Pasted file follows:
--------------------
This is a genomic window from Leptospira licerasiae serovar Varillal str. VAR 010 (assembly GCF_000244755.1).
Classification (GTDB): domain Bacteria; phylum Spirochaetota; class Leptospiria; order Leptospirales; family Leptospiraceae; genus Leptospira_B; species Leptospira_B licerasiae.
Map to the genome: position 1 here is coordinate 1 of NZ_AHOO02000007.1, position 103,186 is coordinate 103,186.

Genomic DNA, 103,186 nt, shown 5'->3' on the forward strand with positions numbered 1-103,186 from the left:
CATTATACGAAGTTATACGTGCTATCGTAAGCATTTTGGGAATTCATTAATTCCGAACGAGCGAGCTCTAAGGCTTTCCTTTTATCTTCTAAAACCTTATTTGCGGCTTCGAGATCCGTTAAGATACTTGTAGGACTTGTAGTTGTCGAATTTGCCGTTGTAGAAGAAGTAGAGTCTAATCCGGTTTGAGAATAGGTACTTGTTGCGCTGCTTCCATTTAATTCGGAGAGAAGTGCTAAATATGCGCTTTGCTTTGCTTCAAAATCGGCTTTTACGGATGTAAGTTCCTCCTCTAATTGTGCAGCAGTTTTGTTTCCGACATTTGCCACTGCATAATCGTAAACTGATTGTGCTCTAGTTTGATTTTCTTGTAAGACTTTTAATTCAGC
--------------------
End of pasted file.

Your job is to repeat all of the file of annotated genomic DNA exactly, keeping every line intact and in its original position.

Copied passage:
This is a genomic window from Leptospira licerasiae serovar Varillal str. VAR 010 (assembly GCF_000244755.1).
Classification (GTDB): domain Bacteria; phylum Spirochaetota; class Leptospiria; order Leptospirales; family Leptospiraceae; genus Leptospira_B; species Leptospira_B licerasiae.
Map to the genome: position 1 here is coordinate 1 of NZ_AHOO02000007.1, position 103,186 is coordinate 103,186.

Genomic DNA, 103,186 nt, shown 5'->3' on the forward strand with positions numbered 1-103,186 from the left:
CATTATACGAAGTTATACGTGCTATCGTAAGCATTTTGGGAATTCATTAATTCCGAACGAGCGAGCTCTAAGGCTTTCCTTTTATCTTCTAAAACCTTATTTGCGGCTTCGAGATCCGTTAAGATACTTGTAGGACTTGTAGTTGTCGAATTTGCCGTTGTAGAAGAAGTAGAGTCTAATCCGGTTTGAGAATAGGTACTTGTTGCGCTGCTTCCATTTAATTCGGAGAGAAGTGCTAAATATGCGCTTTGCTTTGCTTCAAAATCGGCTTTTACGGATGTAAGTTCCTCCTCTAATTGTGCAGCAGTTTTGTTTCCGACATTTGCCACTGCATAATCGTAAACTGATTGTGCTCTAGTTTGATTTTCTTGTAAGACTTTTAATTCAGC